New Delhi, Oct 6 : The United Kingdom's ace ultra runner Paul Giblin, who will be participating in the second edition of Coffee Day Malnad Ultra, starting on October 7, says India has passion and incredible ultra athletes, but they need to have patience to succeed.

Ultra-running is any footrace longer than the traditional marathon length of 42.195 kilometres.

Giblin, who has an impressive array of accolades, also advised that one has to eat right and interact with the right experts to excel in this field.

"I sense a real passion for running in India and there are already some incredible ultra athletes here. For young people and anyone new to ultra running, it can be difficult to know how to train and prepare for racing, so I would suggest that they consume as many good resources as possible," Giblin told IANS.

"Read, meet other runners, ask questions and be prepared to learn. And finally -- patience! You should build your training volume slowly and carefully. It's a sport you can do for a long time if you look after yourself, so don't rush things," he added.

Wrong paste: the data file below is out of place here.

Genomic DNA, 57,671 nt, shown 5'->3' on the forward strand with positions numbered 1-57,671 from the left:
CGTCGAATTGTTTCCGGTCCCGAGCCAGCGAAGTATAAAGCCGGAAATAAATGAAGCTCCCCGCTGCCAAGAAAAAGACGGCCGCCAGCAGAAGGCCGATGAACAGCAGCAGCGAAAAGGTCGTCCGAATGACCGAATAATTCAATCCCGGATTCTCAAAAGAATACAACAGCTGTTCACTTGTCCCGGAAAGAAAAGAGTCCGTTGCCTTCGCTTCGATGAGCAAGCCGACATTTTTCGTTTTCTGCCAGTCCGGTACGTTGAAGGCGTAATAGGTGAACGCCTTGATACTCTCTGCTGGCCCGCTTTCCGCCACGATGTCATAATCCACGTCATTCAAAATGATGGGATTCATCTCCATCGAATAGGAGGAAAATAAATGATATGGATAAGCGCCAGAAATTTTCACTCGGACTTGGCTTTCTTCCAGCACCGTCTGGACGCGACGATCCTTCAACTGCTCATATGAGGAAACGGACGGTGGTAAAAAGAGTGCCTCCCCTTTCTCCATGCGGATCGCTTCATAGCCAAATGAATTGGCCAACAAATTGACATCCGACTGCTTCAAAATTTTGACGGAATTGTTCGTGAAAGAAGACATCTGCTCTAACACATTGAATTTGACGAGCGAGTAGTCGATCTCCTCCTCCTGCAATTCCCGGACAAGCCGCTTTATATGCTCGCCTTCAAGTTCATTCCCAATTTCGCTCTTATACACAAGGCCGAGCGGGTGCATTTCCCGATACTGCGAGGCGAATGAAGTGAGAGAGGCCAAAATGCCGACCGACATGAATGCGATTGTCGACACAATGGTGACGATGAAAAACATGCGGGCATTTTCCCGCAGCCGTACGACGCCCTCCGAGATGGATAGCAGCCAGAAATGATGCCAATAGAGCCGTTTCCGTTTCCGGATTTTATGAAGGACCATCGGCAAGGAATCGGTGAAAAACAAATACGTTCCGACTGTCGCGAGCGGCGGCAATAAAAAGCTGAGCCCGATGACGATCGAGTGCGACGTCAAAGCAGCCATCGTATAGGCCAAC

The Coffee Day Malnad Ultra, the country's premier endurance run, will see 441 amateur runners from various parts of the nation and seven other countries. The event will be held in the picturesque coffee estates in the Western Ghats of Karnataka.

"Yes! Hot conditions are difficult and you need to be careful about how you manage your race. Hydration will be very important but there are a number of aid stations along the course to make that easier. I've run in hot races many times; so I am not fearful. The snakes and leeches worry me more," he said.

Commenting on his training and his run-day strategy, Giblin said: "Your training is always the most important part of your mental preparation. I do many of the same training sessions that I give the athletes I coach."
"Sometimes these workouts are very taxing or they are scheduled close to long runs, to ensure you build mental resilience to pain and tiredness.

"You learn to break the distance down into smaller chunks so that you can just focus on the next section rather than the full distance you still have left to run," he said.

(Gaurav Sharma can be contacted at


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